THE Government’s Big Society programme came under increased attack this week from churches and charities, amid warnings that spending cuts were harming the voluntary sector.
The Revd Iain McFarlane, Vicar of St Peter’s, Taunton, who is leading a campaign against the closure of his local library, said that he agreed with Dame Elisabeth Hoodless, the retiring executive director of Community Service Volunteers (CSV), who told The Times on Monday that cuts risked “destroying the volunteer army”.
Dame Elisabeth told the BBC, also on Monday, that “hundreds and thousands of volunteers, in libraries, in schools, in child-protection, are having their support cut, at the very time when the Prime Minister wants to see more citizens involved.”
Dame Elisabeth’s comments were echoed by the co-founder of the Big Society Network, Paul Twivy, who said that life had been made “extremely difficult” for the voluntary sector by the “speed and amount of the cuts”.
The chief executive of Daylight Christian Prison Trust, John Scott, said that the Big Society needed “to be backed by funding to help charities make the most of their volunteers”.
Mr McFarlane said that churches in the Taunton area were “being asked for volunteers to look at enhancing services and taking them over, but there just aren’t the people here”. The voluntary sector “is stretched as far as it can go”.
Mr McFarlane described Priorswood Library, which is due to shut next January, as a “lifeline” to less mobile, less affluent people who use it to access computers, and as “a place of meeting and community”. The page he launched on Facebook to save the library now has more than 1000 members.
Clerics and parishioners in Oxfordshire also took part in protests against 20 proposed library closures this week. Hundreds met at St Swithun’s C of E Primary School in the village of Kennington, and marched to deliver 600 letters to the leader of Oxfordshire County Council, Keith Mitchell.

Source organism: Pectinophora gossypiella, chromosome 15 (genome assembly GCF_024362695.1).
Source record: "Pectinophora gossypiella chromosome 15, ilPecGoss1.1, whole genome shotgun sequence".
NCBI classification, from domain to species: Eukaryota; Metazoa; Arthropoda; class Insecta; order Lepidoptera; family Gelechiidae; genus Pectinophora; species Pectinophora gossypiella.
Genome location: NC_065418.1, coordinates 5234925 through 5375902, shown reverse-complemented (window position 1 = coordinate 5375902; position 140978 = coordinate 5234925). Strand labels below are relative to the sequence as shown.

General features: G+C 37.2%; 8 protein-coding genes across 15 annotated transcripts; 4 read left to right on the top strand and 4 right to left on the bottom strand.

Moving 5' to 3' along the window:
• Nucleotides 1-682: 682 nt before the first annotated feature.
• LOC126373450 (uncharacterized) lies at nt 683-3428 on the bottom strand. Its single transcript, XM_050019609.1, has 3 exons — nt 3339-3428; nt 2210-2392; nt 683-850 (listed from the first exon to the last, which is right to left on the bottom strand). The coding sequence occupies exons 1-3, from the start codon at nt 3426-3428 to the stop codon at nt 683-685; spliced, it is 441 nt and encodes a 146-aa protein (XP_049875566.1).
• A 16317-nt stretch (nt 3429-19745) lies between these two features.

Writing in The Financial Times on Monday, Danny Kruger, a former special adviser to David Cameron, and the chief executive of Only Connect, a charity in King’s Cross that works with ex-offenders and has links to churches, said that the Big Society was “suffering from its defining contradiction: a central government initiative that casts central government as the enemy; a grassroots movement born in Whitehall. . . There is a problem with the way cuts are being passed on to charities by councils and quangos, which find it easier to end a grant than to fire an employee.”
The Cabinet Office Minister, Francis Maude, told BBC Radio 4: “You’ve got to bear in mind that three-quarters of voluntary organisations get no funding from the state at all, so they are not going to be damaged by the cuts in council spending.”
In November, the Big Society was endorsed enthusiastically by General Synod, which agreed to undertake a feasibility study to encourage partnerships with the Government and the voluntary sector (News, 26 November 2010).
Also in November, the Archbishop of Canterbury said that he was “very anxious” about the Government cuts; and that politicians had “not really thought through” aspects of the Big Society programme (News, 12 November 2010).